unclescrooge wrote: Sun Oct 04, 2020 9:16 am
HueyLD wrote: Sun Oct 04, 2020 9:07 am My goal is to die with my last check of $10M bounced.
I'm not sure you have to wait until your deathbed. You could probably bounce a$10 million check today. Might as well get that off your bucket list. :mrgreen:
Funny!!
and clever!
Last edited by 1210sda on Sun Oct 04, 2020 10:02 am, edited 1 time in total.
Broken Man 1999
Posts: 6440
Joined: Wed Apr 08, 2015 11:31 am
Location: West coast of Florida, near Champa Bay !

Re: Dying Broke (On Purpose) Article

Post by Broken Man 1999 »

If one can end up not being a burden on their children (if any) or society, I say have at it!

At our age, I cannot honestly say we have enough to last until our passing. I'm 67, and my father's side of the family lived well beyond my age.

I have found myself repeating to our daughters what my father's words were to me and my siblings, "I don't want to be a burden to any of my children."

So, I think the responsible thing to do is to try not to be a burden to family, or the government. And, be generous to the family, but not be foolish and cut the retirement funds too close to continue to be self-supporting.

We already spotted the daughters to a debt-free college/graduate experience, and I'm working on the same for the grandchildren. So, we are certainly giving while alive so the daughters can concentrate fully on their retirements.

Generosity tempered by cautiousness works for me.

Broken Man 1999
“If I cannot drink Bourbon and smoke cigars in Heaven then I shall not go." - Mark Twain
User avatar
willthrill81
Posts: 25278
Joined: Thu Jan 26, 2017 3:17 pm
Location: USA

Re: Dying Broke (On Purpose) Article

Post by willthrill81 »

This would be possible, and retirement planning in general would be far easier, if we knew in advance when we would die. But we don't, so you can't (not with adequate safety).

The closest thing you can do is put 100% of your assets in SPIAs. Those don't offer explicit inflation protection though, they generally mean that you permanently lose all access to the annuitized funds, and they are completely illiquid. I would never recommend that anyone put more than half of their portfolio into a SPIA.

Even if retirees actually put 100% of their assets into SPIAs, they could still be concerned that the insurance company (or companies) that they brought the SPIAs from would go broke and that their state's guaranty association wouldn't cover them either.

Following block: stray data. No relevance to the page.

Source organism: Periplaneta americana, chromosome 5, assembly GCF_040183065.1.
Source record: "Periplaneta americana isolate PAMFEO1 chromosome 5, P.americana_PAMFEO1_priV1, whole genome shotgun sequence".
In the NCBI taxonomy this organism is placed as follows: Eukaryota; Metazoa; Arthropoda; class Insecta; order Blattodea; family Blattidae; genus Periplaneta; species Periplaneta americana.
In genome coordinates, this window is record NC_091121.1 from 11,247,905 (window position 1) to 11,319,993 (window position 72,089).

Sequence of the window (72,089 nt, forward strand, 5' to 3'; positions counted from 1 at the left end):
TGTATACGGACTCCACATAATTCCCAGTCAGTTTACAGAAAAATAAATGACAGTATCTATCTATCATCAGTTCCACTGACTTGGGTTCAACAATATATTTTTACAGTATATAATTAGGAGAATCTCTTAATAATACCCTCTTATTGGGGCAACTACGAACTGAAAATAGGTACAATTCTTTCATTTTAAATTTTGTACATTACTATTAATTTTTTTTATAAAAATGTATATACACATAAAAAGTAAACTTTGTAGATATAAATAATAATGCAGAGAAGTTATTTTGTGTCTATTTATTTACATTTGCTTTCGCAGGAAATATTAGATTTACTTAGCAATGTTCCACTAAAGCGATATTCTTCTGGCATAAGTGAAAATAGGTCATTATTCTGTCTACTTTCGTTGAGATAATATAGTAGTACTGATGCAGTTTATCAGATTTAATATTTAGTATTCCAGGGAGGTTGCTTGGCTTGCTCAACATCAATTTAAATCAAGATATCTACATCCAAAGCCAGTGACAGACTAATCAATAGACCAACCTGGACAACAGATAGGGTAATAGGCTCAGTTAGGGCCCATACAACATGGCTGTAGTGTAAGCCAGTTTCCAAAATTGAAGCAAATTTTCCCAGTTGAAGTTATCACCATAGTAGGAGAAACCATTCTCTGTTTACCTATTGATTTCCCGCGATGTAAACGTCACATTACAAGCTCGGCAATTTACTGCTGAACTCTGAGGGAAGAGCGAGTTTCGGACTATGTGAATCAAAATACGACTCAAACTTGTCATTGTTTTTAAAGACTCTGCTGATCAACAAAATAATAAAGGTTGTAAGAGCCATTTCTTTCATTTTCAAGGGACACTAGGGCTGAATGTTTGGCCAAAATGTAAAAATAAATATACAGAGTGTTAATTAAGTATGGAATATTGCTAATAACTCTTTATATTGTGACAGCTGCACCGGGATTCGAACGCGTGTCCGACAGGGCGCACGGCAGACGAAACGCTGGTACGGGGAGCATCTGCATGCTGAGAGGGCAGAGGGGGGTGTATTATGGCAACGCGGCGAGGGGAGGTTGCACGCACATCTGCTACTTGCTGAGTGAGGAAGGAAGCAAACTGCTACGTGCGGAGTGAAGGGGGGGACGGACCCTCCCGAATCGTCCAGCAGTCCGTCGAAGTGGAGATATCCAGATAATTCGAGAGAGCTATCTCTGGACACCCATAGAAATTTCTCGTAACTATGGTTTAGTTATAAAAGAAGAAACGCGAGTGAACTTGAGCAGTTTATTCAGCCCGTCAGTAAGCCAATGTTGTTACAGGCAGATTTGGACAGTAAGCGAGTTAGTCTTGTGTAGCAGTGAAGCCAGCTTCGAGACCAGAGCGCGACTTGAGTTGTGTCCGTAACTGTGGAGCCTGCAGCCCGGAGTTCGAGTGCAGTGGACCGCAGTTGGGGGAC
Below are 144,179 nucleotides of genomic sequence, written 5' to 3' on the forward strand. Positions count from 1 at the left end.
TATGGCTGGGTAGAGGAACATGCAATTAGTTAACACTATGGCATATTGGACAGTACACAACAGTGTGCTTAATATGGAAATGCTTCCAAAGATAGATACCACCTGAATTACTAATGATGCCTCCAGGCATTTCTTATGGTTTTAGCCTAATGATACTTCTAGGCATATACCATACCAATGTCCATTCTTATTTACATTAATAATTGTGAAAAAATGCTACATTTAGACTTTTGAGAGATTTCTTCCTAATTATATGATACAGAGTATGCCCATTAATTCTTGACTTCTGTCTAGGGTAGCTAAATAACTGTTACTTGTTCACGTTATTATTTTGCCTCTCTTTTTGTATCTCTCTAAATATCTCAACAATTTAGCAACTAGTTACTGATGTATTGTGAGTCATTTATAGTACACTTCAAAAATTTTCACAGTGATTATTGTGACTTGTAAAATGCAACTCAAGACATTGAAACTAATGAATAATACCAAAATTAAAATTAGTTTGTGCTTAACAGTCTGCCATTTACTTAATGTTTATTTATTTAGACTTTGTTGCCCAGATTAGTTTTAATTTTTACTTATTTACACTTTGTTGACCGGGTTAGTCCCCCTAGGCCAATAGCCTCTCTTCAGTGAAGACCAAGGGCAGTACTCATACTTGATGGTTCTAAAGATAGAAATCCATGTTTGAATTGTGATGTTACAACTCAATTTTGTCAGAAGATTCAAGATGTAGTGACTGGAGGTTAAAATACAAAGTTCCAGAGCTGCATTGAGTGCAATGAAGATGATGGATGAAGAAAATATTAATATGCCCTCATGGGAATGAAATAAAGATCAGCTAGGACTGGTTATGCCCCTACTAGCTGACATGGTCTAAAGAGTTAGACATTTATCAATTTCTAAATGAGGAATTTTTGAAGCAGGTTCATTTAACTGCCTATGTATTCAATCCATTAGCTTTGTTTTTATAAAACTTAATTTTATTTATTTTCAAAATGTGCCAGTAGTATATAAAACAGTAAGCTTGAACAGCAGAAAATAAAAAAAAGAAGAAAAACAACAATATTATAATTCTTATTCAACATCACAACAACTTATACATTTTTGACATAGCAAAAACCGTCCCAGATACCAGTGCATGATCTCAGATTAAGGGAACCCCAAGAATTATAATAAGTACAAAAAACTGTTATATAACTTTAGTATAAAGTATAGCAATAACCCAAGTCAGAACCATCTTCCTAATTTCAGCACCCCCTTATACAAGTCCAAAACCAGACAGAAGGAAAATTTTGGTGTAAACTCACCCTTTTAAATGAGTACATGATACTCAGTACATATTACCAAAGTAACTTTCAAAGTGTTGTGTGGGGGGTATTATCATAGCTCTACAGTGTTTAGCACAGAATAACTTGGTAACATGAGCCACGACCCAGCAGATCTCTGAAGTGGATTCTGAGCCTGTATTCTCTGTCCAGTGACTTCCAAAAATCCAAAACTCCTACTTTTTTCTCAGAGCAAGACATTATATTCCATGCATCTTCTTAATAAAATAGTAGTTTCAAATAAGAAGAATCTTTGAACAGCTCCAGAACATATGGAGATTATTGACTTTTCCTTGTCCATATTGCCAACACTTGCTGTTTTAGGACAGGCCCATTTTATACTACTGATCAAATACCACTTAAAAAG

All roads carry risk.
“Good and ill have not changed since yesteryear; nor are they one thing among Elves and Dwarves and another among Men.” J.R.R. Tolkien, The Lord of the Rings
Wannaretireearly
Posts: 1684
Joined: Wed Mar 31, 2010 4:39 pm

Re: Dying Broke (On Purpose) Article

Post by Wannaretireearly »

I'm with the general thought.
1. If healthcare wasn't a crapshoot, I may well be in the camp of retiring in my late 40's. Very envious of those that have.
2. SPIA : who has set this up in their 40's or 50's? Has it worked out, or to early to tell?
- if I were to take the next step for an SPIA, is this the right time? Early 40's.
3. Same question for LTC insurance. Seems such a quagmire of mostly bad products. Who has successfully (happily?) Set this up?
- from what I've heard here its too late for my mom (66). Is it too early for me (42)??

Thanks
Death and taxes. Only one is under your control!
oldfort
Posts: 2692
Joined: Mon Mar 02, 2020 8:45 pm

Re: Dying Broke (On Purpose) Article

Post by oldfort »

Dying broke is stupid. There's too much uncertainty regarding future expenses, lifespan, inflation, and investment returns. At the other end of the spectrum are people who expect to be subject to the federal estate tax, which with portability will be ~11 million for a married couple after it reverts. If you literally have no idea how to spend money now to make your own life better, spend it on others. You don't have to wait until you're dead to start giving away to charity. Lots of worthy causes need money now. Giving money to your heirs when you're alive is likely to do them more good than getting a bigger inheritance when they're 65.
Leesbro63
Posts: 7214
Joined: Mon Nov 08, 2010 4:36 pm

Re: Dying Broke (On Purpose) Article

Post by Leesbro63 »

oldfort wrote: Sun Oct 04, 2020 10:17 am Giving money to your heirs when you're alive is likely to do them more good than getting a bigger inheritance when they're 65.
I've seen that go both ways.
Post Reply